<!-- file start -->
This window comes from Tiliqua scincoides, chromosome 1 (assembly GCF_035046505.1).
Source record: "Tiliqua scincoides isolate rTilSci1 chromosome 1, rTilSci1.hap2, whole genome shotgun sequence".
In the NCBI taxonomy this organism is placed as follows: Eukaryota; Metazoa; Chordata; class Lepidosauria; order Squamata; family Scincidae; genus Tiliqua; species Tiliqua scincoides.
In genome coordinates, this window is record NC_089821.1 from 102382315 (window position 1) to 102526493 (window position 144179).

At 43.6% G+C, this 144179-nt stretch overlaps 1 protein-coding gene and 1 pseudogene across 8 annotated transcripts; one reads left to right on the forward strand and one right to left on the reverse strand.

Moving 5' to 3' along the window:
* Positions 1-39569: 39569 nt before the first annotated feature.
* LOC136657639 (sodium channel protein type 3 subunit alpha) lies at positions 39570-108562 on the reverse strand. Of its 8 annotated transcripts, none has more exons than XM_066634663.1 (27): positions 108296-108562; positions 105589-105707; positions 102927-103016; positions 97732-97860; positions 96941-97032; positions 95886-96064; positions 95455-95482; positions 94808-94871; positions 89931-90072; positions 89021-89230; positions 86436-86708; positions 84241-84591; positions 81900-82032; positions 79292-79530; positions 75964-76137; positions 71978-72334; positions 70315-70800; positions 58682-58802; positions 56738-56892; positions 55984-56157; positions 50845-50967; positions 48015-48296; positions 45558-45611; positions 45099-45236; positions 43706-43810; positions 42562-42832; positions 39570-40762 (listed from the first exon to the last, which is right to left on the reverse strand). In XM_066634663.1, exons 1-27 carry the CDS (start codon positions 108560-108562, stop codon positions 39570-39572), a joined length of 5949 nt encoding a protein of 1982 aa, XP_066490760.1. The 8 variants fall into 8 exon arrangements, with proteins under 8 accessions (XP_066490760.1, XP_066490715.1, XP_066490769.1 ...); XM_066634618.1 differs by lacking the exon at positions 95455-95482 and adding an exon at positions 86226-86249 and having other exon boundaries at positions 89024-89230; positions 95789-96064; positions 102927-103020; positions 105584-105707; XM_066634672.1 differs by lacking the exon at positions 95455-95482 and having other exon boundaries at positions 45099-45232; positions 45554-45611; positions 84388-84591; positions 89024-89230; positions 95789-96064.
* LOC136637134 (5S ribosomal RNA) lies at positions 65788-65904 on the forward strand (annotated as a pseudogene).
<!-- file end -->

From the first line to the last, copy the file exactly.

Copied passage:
This window comes from Tiliqua scincoides, chromosome 1 (assembly GCF_035046505.1).
Source record: "Tiliqua scincoides isolate rTilSci1 chromosome 1, rTilSci1.hap2, whole genome shotgun sequence".
In the NCBI taxonomy this organism is placed as follows: Eukaryota; Metazoa; Chordata; class Lepidosauria; order Squamata; family Scincidae; genus Tiliqua; species Tiliqua scincoides.
In genome coordinates, this window is record NC_089821.1 from 102382315 (window position 1) to 102526493 (window position 144179).

At 43.6% G+C, this 144179-nt stretch overlaps 1 protein-coding gene and 1 pseudogene across 8 annotated transcripts; one reads left to right on the forward strand and one right to left on the reverse strand.

Moving 5' to 3' along the window:
* Positions 1-39569: 39569 nt before the first annotated feature.
* LOC136657639 (sodium channel protein type 3 subunit alpha) lies at positions 39570-108562 on the reverse strand. Of its 8 annotated transcripts, none has more exons than XM_066634663.1 (27): positions 108296-108562; positions 105589-105707; positions 102927-103016; positions 97732-97860; positions 96941-97032; positions 95886-96064; positions 95455-95482; positions 94808-94871; positions 89931-90072; positions 89021-89230; positions 86436-86708; positions 84241-84591; positions 81900-82032; positions 79292-79530; positions 75964-76137; positions 71978-72334; positions 70315-70800; positions 58682-58802; positions 56738-56892; positions 55984-56157; positions 50845-50967; positions 48015-48296; positions 45558-45611; positions 45099-45236; positions 43706-43810; positions 42562-42832; positions 39570-40762 (listed from the first exon to the last, which is right to left on the reverse strand). In XM_066634663.1, exons 1-27 carry the CDS (start codon positions 108560-108562, stop codon positions 39570-39572), a joined length of 5949 nt encoding a protein of 1982 aa, XP_066490760.1. The 8 variants fall into 8 exon arrangements, with proteins under 8 accessions (XP_066490760.1, XP_066490715.1, XP_066490769.1 ...); XM_066634618.1 differs by lacking the exon at positions 95455-95482 and adding an exon at positions 86226-86249 and having other exon boundaries at positions 89024-89230; positions 95789-96064; positions 102927-103020; positions 105584-105707; XM_066634672.1 differs by lacking the exon at positions 95455-95482 and having other exon boundaries at positions 45099-45232; positions 45554-45611; positions 84388-84591; positions 89024-89230; positions 95789-96064.
* LOC136637134 (5S ribosomal RNA) lies at positions 65788-65904 on the forward strand (annotated as a pseudogene).